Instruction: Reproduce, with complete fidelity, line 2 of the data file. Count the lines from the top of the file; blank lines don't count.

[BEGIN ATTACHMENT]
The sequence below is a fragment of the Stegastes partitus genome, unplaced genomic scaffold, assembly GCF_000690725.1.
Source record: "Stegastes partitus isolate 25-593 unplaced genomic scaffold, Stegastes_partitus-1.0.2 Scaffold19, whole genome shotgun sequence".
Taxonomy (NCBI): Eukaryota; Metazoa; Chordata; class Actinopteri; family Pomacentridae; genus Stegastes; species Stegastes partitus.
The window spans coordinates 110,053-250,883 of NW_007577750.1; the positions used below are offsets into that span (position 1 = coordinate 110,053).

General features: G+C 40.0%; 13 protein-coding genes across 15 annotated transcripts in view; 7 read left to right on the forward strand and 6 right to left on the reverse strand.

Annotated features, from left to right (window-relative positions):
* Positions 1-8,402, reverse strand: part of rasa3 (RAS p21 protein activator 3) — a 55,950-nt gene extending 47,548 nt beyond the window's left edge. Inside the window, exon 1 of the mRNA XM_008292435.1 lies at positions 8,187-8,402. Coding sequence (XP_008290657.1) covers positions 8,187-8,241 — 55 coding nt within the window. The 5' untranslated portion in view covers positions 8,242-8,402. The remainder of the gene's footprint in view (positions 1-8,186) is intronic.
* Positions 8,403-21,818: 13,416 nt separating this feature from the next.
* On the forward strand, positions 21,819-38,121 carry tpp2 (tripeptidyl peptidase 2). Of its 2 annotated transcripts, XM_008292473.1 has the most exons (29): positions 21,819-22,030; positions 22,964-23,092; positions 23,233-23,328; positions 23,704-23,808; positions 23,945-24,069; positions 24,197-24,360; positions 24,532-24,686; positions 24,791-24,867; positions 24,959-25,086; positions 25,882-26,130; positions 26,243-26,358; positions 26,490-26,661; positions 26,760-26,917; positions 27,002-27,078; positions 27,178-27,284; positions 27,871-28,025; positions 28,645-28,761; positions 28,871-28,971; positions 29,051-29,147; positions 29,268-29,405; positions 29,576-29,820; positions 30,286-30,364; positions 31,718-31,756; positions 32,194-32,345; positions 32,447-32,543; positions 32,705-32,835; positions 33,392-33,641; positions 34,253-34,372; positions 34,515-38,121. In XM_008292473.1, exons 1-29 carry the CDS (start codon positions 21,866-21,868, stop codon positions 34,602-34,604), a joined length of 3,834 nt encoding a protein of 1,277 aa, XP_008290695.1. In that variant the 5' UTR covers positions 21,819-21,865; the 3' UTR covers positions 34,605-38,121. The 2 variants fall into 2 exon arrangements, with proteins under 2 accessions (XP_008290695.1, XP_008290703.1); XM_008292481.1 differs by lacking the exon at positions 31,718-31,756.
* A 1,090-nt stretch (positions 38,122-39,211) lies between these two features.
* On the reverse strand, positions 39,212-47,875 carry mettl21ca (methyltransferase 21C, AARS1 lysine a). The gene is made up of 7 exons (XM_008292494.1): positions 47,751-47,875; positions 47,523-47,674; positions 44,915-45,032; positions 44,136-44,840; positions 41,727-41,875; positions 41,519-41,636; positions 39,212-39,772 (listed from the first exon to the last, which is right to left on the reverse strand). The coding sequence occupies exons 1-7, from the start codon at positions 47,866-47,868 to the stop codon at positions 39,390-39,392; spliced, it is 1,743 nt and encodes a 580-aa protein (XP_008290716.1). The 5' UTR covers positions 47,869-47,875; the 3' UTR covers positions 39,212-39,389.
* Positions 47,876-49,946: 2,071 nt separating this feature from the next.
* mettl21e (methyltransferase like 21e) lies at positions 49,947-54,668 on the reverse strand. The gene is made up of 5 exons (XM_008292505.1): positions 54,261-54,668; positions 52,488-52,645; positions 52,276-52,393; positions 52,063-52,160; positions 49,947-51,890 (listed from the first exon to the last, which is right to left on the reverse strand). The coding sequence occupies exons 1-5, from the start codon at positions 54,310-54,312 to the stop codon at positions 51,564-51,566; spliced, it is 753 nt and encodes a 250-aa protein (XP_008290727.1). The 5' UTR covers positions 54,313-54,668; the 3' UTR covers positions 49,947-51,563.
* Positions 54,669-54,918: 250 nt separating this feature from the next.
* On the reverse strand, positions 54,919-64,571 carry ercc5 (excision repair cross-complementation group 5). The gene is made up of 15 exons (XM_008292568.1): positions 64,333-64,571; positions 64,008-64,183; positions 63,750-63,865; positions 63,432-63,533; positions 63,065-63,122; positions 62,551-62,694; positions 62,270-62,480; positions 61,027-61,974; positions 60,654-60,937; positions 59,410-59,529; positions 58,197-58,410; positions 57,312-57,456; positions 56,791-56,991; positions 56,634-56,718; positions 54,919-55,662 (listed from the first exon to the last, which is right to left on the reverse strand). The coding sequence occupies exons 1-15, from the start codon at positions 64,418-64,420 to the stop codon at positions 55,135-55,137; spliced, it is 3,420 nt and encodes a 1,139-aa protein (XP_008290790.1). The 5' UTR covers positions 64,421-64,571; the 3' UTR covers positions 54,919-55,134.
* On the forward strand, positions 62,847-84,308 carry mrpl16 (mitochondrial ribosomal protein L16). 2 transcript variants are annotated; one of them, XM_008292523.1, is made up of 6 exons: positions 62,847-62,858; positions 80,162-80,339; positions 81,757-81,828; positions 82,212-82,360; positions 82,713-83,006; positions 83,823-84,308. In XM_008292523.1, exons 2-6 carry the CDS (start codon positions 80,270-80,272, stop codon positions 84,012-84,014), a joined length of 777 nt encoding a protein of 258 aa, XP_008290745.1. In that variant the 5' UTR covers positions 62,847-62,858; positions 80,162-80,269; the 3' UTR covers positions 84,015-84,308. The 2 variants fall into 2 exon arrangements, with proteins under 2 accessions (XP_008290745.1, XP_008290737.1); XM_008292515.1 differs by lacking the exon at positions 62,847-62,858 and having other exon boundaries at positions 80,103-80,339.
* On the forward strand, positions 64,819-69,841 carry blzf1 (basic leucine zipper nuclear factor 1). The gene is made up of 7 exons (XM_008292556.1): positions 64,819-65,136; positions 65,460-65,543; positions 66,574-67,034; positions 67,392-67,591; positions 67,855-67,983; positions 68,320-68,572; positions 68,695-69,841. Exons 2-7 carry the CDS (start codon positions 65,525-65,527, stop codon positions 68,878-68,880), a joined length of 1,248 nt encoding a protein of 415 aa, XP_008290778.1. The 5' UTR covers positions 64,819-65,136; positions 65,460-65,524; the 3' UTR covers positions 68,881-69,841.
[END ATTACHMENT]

Source record: "Stegastes partitus isolate 25-593 unplaced genomic scaffold, Stegastes_partitus-1.0.2 Scaffold19, whole genome shotgun sequence".